They just don’t know exactly where or when, the Times reported.

In the past, experts say, little attention was paid to how faults were connected or whether one earthquake could increase the chances of a quake on another fault.

But now they believe these connections are important and this year’s earthquakes along the Mexican border and near Palm Springs are evidence of the concept.

“Previously we would identify a fault, map it and name it,” Lisa Grant Ludwig, a University of California, Irvine earthquake expert, said. “What we’ve really got here is a network of faults. Maybe that’s what we need to be thinking: more big-picture.”

Copyright 2010 United Press International, Inc. (UPI). Any reproduction, republication, redistribution and/or modification of any UPI content is expressly prohibited without UPI’s prior written consent.

Posted in Earthquakes, Other0 Comments

Tiny Clays Curb Big Earthquakes

ANN ARBOR, Mich., June 24 (UPI) — A U.S.-German team of geologists says it has determined why some areas of the San Andreas fault experience repeated earthquakes and other areas do not.

Professor Ben van der Pluijm at the University of Michigan and Professor Laurence Warr of Ernst-Moritz-Arndt University in Greifswald, Germany, said the famously violent fault also has quieter sections where rocks easily slide against each other without giving rise to damaging quakes.

The researchers said they discovered that the smooth movement, called creep, occurs because the fault creates its own lubricants — slippery clays that form ultra-thin coatings on rock fragments.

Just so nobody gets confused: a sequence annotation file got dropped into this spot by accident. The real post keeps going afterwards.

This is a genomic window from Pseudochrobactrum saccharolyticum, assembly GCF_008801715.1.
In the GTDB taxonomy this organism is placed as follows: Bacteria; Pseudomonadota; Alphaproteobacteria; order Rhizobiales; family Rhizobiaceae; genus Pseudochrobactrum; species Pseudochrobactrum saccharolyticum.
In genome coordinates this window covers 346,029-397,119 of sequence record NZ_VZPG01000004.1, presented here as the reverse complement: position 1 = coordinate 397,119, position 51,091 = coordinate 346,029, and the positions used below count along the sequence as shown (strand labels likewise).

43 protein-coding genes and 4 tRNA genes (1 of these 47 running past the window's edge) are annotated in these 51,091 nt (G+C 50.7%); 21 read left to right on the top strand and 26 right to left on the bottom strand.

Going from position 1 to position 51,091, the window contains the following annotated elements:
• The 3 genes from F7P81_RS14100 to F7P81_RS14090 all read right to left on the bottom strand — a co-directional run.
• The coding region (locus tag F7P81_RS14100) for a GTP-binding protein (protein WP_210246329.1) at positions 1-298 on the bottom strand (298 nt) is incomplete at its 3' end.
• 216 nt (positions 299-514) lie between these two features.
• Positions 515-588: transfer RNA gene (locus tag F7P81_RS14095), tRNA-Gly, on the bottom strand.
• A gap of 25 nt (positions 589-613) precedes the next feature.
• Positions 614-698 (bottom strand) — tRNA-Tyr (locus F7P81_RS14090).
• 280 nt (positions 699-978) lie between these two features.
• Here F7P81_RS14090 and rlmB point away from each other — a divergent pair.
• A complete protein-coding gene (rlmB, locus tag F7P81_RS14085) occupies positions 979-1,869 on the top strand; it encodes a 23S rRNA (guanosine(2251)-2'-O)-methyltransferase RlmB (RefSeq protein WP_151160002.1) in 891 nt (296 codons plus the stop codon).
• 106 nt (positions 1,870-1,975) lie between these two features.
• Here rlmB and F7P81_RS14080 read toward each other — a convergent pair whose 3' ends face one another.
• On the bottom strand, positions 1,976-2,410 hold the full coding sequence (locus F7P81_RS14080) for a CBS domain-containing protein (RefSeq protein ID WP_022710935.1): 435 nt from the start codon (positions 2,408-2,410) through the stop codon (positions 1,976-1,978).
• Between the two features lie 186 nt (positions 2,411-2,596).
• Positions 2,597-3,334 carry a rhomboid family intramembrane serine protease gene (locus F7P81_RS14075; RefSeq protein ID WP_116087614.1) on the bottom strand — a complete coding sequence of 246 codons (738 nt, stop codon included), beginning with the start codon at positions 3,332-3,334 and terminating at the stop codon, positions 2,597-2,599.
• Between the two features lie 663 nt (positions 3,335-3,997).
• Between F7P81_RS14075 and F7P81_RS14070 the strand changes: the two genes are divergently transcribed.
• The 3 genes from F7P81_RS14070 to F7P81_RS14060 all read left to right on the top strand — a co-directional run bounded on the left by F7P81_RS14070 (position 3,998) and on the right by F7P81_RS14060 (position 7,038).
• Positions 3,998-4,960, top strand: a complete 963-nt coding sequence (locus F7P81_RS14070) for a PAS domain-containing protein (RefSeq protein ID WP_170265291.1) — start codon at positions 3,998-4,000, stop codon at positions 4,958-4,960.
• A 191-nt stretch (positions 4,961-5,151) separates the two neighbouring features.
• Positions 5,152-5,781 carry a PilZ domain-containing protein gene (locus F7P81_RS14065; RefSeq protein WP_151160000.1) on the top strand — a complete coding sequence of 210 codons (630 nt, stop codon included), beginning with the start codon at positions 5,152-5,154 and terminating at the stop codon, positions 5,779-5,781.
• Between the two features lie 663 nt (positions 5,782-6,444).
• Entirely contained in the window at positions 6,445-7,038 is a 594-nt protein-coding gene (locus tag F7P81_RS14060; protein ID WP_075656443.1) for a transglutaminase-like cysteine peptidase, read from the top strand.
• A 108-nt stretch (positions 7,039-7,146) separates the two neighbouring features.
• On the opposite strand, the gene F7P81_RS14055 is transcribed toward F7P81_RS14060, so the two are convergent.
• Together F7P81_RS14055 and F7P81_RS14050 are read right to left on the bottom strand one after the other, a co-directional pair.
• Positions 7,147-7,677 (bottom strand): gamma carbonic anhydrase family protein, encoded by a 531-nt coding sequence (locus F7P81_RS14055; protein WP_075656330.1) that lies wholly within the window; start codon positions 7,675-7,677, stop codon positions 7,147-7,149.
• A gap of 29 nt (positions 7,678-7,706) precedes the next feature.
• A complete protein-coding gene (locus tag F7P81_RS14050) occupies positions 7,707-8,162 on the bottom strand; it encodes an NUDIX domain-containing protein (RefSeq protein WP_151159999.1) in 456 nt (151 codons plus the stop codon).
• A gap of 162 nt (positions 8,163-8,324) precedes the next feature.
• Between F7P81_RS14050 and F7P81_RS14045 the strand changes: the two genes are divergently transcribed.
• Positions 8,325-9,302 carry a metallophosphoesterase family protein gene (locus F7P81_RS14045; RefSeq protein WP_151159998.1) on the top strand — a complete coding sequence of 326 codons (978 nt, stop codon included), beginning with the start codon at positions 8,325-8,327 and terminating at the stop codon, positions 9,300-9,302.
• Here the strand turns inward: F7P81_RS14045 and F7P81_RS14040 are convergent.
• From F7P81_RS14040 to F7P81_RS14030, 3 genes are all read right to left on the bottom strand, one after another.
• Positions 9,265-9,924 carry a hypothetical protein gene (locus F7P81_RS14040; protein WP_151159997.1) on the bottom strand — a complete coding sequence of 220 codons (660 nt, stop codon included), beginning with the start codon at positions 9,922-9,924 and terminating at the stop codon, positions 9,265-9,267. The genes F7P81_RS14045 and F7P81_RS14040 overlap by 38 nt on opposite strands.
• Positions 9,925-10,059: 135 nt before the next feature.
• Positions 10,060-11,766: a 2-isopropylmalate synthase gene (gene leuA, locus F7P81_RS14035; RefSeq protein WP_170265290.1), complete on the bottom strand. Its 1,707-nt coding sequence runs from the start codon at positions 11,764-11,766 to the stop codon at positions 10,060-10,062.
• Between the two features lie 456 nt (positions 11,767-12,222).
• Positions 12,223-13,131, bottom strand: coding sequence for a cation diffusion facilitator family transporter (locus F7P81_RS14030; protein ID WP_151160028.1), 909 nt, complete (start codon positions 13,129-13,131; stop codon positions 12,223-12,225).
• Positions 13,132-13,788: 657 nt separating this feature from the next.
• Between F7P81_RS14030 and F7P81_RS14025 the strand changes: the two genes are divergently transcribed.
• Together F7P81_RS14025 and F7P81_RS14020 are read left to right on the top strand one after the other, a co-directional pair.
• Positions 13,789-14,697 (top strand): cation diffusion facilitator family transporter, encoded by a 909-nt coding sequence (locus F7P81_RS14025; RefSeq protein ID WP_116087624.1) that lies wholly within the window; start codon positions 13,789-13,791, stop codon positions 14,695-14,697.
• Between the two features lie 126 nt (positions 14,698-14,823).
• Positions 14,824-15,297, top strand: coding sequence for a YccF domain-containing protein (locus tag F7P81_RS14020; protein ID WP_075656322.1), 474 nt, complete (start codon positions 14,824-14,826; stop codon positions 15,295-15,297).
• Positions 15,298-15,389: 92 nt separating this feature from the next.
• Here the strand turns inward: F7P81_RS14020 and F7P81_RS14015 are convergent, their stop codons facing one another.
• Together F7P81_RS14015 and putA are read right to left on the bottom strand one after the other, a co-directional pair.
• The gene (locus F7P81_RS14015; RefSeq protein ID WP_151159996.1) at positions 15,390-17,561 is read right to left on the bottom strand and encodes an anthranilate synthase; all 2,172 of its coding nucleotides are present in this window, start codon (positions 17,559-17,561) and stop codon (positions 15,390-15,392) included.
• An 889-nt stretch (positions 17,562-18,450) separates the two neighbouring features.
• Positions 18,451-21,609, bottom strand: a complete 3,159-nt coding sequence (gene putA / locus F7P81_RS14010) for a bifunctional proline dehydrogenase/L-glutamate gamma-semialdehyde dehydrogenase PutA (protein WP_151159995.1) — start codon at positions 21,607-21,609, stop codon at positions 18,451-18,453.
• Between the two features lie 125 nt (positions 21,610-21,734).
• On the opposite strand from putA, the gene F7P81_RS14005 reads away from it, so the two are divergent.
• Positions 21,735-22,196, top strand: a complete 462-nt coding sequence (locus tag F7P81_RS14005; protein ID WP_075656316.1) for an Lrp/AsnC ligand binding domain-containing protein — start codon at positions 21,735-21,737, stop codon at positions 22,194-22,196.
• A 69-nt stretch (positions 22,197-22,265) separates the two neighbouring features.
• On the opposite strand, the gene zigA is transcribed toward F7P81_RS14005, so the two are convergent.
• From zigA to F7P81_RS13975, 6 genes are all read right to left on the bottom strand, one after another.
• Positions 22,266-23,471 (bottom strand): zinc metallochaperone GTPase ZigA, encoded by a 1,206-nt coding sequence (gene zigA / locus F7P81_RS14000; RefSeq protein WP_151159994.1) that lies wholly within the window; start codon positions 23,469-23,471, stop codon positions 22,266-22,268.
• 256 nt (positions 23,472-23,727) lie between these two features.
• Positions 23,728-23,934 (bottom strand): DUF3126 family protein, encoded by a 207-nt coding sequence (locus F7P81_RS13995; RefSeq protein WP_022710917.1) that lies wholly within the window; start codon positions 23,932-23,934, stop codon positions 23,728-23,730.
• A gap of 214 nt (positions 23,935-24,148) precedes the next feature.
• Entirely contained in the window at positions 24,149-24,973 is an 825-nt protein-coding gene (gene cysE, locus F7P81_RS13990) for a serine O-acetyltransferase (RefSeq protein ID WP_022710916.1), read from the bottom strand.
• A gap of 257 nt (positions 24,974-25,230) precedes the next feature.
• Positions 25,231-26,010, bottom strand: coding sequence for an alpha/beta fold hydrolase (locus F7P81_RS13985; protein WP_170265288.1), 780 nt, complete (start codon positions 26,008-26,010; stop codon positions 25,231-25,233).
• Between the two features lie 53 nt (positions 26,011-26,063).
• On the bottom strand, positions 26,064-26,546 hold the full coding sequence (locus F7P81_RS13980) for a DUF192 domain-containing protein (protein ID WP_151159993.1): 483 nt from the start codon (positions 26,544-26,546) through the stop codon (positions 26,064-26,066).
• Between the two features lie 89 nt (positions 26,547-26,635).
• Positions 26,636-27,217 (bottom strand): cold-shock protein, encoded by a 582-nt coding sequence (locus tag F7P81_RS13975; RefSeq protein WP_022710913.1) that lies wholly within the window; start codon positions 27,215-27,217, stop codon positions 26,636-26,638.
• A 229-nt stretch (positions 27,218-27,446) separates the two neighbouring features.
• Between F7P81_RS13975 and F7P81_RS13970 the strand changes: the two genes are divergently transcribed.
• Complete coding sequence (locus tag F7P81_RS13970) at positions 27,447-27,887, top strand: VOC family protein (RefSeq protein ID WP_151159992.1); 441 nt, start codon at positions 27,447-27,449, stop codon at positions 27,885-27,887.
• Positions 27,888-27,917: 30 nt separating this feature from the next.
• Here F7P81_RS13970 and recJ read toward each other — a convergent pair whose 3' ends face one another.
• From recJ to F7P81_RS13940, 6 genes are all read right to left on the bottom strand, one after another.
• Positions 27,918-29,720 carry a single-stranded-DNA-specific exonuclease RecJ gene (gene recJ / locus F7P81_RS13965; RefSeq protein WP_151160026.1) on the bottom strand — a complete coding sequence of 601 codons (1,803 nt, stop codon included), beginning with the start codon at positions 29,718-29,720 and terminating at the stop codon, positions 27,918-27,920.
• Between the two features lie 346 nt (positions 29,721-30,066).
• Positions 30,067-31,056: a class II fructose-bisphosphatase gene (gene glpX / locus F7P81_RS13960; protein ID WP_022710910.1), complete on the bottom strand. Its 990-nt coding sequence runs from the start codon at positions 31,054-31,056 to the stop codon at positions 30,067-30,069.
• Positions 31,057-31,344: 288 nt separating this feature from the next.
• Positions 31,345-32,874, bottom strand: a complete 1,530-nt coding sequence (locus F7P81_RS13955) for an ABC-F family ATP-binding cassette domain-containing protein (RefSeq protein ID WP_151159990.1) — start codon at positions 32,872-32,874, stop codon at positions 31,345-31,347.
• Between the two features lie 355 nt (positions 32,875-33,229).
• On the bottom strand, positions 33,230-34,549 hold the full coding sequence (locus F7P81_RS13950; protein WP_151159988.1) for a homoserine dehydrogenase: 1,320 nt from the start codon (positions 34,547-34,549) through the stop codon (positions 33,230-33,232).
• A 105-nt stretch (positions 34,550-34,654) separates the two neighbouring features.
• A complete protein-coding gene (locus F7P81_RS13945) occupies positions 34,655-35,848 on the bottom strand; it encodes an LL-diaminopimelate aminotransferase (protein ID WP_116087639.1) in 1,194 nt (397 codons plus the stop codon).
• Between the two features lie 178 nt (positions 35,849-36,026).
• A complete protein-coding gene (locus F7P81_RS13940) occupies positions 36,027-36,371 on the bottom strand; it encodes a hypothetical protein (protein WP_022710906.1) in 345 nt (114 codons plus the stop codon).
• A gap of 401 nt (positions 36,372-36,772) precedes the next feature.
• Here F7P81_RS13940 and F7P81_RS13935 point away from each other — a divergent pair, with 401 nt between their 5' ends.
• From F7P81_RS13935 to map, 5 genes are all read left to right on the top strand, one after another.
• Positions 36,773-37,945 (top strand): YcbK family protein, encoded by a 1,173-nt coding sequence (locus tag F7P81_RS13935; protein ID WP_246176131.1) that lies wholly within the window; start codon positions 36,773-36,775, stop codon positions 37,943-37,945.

The question of what causes creep has long puzzled scientists. Some have speculated fluids facilitate slippage, while others have focused on serpentine — a greenish material that can become a kind of slippery talc.

But when van der Pluijm and colleagues analyzed samples of rock from an actively creeping fault two miles deep they found very little talc. Instead, they found fractured rock surfaces coated with a thin layer of smectitic clay, less than 100 nanometers thick, that acts as a lubricant.

“For a long time, people thought you needed a lot of lubricant for creep to occur,” van der Pluijm said. “What we can show is that you don’t really need a lot. It just needs to be in the right place.”

The study that included assistant research scientist Anja Schleicher appears in the July issue of the journal Geology.

Copyright 2010 United Press International, Inc. (UPI). Any reproduction, republication, redistribution and/or modification of any UPI content is expressly prohibited without UPI’s prior written consent.

Posted in Earthquakes, Other0 Comments

Study Finds Synchronicity in Earthquakes

NEW YORK, June 22 (UPI) — A U.S. seismologist says he’s determined earthquakes can occur in synchrony, with big quakes triggering other big quakes along the same fault.